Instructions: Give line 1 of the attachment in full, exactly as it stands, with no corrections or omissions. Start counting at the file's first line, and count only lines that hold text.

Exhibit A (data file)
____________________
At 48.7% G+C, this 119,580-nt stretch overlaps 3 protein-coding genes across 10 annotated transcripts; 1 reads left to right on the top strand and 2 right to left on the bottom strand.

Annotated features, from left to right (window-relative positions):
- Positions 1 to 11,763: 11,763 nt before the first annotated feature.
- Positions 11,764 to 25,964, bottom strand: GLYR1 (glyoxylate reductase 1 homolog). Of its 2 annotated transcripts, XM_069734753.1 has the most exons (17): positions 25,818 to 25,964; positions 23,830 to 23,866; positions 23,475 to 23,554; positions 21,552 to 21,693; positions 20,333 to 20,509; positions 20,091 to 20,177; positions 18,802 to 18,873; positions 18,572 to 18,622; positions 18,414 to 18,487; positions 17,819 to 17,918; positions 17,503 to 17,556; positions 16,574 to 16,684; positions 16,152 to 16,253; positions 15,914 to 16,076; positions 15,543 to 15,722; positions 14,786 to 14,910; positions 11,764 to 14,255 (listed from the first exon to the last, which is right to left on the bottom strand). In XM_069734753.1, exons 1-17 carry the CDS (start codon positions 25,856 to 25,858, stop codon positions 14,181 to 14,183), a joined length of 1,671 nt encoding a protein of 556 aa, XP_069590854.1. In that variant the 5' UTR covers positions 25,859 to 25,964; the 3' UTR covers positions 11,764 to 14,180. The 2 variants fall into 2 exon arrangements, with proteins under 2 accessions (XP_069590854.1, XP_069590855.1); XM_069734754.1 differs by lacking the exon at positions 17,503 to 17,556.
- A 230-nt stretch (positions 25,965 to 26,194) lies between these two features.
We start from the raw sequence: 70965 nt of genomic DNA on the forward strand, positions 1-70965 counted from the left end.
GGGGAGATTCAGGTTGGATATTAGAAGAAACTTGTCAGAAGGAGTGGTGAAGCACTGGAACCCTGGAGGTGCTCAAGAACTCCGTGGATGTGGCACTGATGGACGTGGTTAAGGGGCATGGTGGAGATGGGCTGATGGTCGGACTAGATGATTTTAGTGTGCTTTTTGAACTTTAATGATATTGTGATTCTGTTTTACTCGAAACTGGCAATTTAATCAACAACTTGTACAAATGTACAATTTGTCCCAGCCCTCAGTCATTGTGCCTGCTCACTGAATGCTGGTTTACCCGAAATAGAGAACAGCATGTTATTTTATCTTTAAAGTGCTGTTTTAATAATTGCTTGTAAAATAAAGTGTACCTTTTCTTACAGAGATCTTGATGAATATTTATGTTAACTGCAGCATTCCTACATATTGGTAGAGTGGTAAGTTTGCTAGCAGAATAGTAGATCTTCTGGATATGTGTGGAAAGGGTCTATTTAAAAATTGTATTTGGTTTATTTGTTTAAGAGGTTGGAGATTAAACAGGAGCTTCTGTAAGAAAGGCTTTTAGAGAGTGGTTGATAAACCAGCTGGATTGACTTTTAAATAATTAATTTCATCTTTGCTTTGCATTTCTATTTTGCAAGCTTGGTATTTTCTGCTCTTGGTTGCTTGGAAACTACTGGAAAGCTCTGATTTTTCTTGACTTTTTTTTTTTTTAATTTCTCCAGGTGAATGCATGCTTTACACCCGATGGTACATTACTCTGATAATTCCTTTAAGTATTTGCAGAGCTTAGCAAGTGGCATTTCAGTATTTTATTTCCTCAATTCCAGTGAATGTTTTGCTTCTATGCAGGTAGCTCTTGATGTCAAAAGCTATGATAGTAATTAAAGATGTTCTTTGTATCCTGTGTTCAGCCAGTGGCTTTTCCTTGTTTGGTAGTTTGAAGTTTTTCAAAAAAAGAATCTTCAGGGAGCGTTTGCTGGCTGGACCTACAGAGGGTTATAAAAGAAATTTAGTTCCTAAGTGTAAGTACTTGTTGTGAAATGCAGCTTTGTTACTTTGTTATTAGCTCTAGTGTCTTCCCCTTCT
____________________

At 48.7% G+C, this 119,580-nt stretch overlaps 3 protein-coding genes across 10 annotated transcripts; 1 reads left to right on the top strand and 2 right to left on the bottom strand.